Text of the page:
A little short on cash this month? Need to boost your pay a bit? Maybe you can get one of these state jobs that essentially allow you to work as much overtime, or at least claim to have worked as much overtime, as you wish. Seventeen or 20-hour days at time and a half? No problem, no questions asked.
Illinois’ Home Services Program cares for 28,597 severely disabled adults in their homes. With a budget of $500 million, the cost per person is $17,484 a year companred to about $52,000 a year for a nursing home.
When the feds said the home workers should be receiving overtime pay, Illinois Gov. Bruce Rauner’s administration estimated the cost would be about $15 million a year. Rauner ordered that overtime be controlled and managed.
The program worked with the folks receiving care to find back-up caregivers so the primary workers would not work excessive hours and rack up lots of overtime pay. It also asked that workers justify the overtime they worked.
Vivian Anderson, director of the program, said it worked well. Workers were less fatigued and the overtime dropped dramatically, saving about $5 million so far this year.
The SEIU Healthcare Illinois union sued in Kane County over the overtime curbs, saying it was disruptive for severely disabled people to find backup workers and not enough people were willing to do distasteful work for relatively low pay. Notably, they did not assert that it was a good thing to work 20-hour days or allow overtime to go unchecked.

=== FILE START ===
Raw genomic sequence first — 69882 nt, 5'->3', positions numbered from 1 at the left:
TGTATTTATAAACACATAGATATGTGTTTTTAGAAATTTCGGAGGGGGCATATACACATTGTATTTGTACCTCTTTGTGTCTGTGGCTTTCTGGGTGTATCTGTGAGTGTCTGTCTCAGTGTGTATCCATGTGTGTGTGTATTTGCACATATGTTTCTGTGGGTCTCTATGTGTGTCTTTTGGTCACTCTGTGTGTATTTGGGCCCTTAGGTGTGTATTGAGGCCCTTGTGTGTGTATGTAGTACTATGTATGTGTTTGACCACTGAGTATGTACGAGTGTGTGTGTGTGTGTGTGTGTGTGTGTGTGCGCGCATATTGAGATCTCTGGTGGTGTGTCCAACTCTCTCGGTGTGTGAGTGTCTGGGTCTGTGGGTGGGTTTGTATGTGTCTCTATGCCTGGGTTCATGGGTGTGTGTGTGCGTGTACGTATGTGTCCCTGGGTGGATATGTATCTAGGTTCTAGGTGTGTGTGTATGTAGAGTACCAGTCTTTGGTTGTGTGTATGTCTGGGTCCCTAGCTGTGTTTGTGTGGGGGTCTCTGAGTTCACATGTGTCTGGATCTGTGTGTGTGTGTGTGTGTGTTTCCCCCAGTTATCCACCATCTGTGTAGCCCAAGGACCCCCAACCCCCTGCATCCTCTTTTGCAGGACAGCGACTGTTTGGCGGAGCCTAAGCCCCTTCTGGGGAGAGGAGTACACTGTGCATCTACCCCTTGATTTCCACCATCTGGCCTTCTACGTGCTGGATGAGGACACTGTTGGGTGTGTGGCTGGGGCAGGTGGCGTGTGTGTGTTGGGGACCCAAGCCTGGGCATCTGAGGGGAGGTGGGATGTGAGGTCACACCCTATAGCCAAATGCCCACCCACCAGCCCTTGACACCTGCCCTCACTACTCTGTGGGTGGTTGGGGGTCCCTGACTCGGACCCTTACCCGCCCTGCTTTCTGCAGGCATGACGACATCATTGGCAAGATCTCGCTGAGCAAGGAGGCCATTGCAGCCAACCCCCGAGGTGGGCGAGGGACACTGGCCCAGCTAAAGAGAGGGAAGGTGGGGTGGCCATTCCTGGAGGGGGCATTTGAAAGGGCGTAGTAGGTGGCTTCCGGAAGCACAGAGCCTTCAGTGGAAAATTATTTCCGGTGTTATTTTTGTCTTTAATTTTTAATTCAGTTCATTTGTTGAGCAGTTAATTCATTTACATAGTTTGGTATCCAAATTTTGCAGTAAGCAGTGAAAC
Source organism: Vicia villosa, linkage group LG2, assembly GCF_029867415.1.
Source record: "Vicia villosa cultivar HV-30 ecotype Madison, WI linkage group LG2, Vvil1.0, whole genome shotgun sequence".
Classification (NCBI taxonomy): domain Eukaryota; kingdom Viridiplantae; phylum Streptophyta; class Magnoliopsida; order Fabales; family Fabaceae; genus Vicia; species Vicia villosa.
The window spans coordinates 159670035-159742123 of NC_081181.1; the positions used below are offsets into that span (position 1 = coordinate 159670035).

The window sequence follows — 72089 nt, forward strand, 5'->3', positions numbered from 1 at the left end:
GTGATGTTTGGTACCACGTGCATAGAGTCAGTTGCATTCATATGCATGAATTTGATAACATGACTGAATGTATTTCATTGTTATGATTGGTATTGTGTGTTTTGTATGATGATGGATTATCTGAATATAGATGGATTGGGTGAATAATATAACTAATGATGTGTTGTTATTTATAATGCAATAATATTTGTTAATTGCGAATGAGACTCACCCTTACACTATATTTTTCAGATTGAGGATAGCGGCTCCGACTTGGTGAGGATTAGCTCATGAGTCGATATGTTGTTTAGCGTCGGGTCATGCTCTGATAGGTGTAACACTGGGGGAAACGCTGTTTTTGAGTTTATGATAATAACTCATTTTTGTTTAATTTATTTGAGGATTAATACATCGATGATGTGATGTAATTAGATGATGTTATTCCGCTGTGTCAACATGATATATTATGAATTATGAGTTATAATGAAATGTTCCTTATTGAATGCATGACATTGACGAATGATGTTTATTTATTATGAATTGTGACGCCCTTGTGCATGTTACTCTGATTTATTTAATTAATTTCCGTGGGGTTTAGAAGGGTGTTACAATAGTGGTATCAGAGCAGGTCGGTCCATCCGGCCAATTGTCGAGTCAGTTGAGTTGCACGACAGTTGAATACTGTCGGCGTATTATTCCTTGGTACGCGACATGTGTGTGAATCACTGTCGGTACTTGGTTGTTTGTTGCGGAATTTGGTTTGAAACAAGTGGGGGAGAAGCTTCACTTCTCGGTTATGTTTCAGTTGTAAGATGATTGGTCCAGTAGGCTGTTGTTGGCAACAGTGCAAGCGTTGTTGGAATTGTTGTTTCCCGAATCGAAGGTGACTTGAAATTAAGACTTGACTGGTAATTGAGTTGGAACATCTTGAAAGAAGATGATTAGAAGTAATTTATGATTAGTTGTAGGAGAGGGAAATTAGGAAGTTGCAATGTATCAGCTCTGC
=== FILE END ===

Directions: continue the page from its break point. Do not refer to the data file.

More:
Rather than fight the threat to take the lawsuit statewide, Rauner suspended the rules and sent the issue to a rule-making group with members from both state chambers and both parties. The Joint Committee on Administrative Rules held its second hearing Thursday in Springfield.
It is unclear how long it will take the committee to issue rules, but a long deliberation could cost the state millions. Overtime has mushroomed since August with essentially no controls in place.
People deserve overtime pay when the work is needed. However no one works without controls on how much they work, and tired workers make mistakes that could harm the people for whom they care.